With the 2012 Sydney Mardi Gras approaching, I thought I would take time to reflect on the history of the Mardi Gras celebrations that it is today and how it all started.
It started on the 24th of June 1978. After the Stonewall Riots, 500 men and women came together at Oxford Street. They wanted an end to the hate and discrimination against LGBT people, also the end to police brutality, and to get anti-homosexual laws revoked. As the night continued 1,500 people joined to the cry of “Out of the bars and into the streets!”
For those who don’t know the Stonewall Riots. They were a number of demonstrations against police raids. Often were spontaneous and violent demonstrations. It was the first time that any of the homosexual community fought back against the government in the US that persecuted sexual minorities. Many who say it was the beginning of the gay rights movement.
This energy for gay rights hit Australia which began that community to start protesting for their rights as well. Even though they had the right to march, it was of course revoked on them. 53 of the marchers were arrested, most of them dropped. The disgusting display of The Sydney Morning Herald printed the names of everyone who was arrested, eventually outing them to their friends and family. Back then the LGBT community were very discreet about revealing themselves as gay or a lesbian to friends and family as it was not socially acceptable, as well as they could have been prosecuted.
However the first Mardi Gras parade was in 1979 to remember the huge impact the Stonewall Riots commemoration march in 1978 had. 3,000 people heard the call to march in the streets, and an estimate 1,000 increase of the previous year. This Mardi Gras was the first themed one, the ‘Power in the Darkness’. A large amount of police were in force, but no arrests were made. In 1980 they decided to move the parade into the summer and therefore the next parade was in 1981.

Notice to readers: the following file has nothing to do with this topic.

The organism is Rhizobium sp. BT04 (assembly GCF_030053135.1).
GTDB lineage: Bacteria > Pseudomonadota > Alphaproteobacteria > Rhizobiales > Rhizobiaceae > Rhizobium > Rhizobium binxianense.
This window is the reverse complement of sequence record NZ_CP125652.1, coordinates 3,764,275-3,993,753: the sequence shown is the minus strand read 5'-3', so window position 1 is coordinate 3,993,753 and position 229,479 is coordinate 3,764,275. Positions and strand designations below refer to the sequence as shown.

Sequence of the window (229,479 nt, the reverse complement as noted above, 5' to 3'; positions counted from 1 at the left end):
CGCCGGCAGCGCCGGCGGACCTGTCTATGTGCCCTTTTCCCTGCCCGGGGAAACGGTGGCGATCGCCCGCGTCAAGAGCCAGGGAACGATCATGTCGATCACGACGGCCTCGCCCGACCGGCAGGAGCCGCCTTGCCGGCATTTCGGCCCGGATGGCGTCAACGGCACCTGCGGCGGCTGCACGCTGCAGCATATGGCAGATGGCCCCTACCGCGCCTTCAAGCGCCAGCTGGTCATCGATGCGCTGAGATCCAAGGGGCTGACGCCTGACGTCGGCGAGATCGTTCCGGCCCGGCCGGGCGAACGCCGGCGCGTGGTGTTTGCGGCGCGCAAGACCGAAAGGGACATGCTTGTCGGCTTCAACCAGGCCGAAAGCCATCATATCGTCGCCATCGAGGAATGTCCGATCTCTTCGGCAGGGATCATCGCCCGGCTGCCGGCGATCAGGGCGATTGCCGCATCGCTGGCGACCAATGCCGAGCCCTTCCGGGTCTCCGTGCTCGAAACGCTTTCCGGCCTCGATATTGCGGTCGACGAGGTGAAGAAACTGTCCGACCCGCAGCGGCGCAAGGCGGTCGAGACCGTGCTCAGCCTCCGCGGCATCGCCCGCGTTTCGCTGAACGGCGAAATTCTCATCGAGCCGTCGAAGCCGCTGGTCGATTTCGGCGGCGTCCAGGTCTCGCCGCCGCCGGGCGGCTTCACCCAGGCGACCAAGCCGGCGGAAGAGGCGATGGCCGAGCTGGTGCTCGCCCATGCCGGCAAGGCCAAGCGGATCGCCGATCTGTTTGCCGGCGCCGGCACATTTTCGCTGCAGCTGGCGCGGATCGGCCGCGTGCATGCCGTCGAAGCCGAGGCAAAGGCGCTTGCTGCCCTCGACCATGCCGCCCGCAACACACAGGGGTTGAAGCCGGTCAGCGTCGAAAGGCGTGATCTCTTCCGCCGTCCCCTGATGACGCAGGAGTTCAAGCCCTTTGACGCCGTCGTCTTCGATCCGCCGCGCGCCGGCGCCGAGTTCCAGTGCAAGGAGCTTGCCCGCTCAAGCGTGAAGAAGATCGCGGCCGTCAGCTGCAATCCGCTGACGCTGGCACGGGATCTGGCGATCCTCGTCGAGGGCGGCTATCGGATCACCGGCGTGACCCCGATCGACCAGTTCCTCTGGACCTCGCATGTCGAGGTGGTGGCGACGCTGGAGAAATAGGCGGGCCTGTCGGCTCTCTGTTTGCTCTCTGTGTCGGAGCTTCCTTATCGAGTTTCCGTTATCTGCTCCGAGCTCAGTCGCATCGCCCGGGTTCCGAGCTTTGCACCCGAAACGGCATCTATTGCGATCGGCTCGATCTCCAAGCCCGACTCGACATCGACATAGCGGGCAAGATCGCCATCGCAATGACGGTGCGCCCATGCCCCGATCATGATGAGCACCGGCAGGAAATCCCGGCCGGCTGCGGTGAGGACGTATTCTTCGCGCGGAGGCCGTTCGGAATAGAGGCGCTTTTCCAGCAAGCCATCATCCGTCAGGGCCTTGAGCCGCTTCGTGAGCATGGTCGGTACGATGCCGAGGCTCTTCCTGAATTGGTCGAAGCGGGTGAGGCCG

1981 was the first year the parade was called the “Sydney Gay Mardi Gras”. As well as the huge amount of the community marching, but an overwhelming 5,000 people came to watch this powerful parade demonstrating the energy that is the LGBT community. However a noticeable split between gay and lesbians happened with their inclusion of floats that represented businesses. Most of this decade, many of the lesbian community did not attend the event. 1982 saw the first after party to the parade. 4,000 people attended those events and became a big part of the Sydney Gay & Lesbian Mardi Gras. By 1987 over 100,000 people gathered around to watch this beautiful parade.
The mid 1980s there was huge pressure on the Mardi Gras committee because of the controversy placed with AIDS, It was being demanded to ban the parade and parties, but the 1985 Parade still went on with the theme of “Fighting for Our Lives”. 1988 saw the second rename of the Parade to the “Sydney Gay & Lesbian Mardi Gras”. 1991 the Sydney Gay & Lesbian Film festival became a Mardi Gras event. 1992 the festival went for 4 week, making it the largest Mardi Gras event in the world. 1994 the “We are Family” theme brought in 137 floats and a 600,000 strong crowd.
Today the Mardi Gras Parade is a huge festival usually the first Saturday of March, lasting for approx 3 weeks. Their message is strong, and the soul lives on. The LGBT community proudly come together each year in their festive and bright colours, with the message of the proud men and women did in the first march in our hearts. It’s more than just a festival; it’s a demonstration of the power, the pride of the community that want their rights, and to show that we are here to stay. Nothing is going to stop us for fighting for what we all deserve, and doing what the community does best, party. I am damn proud to be part of this community, and would love to be part of this fantastic event as soon as I can make it.
Rob - Share Life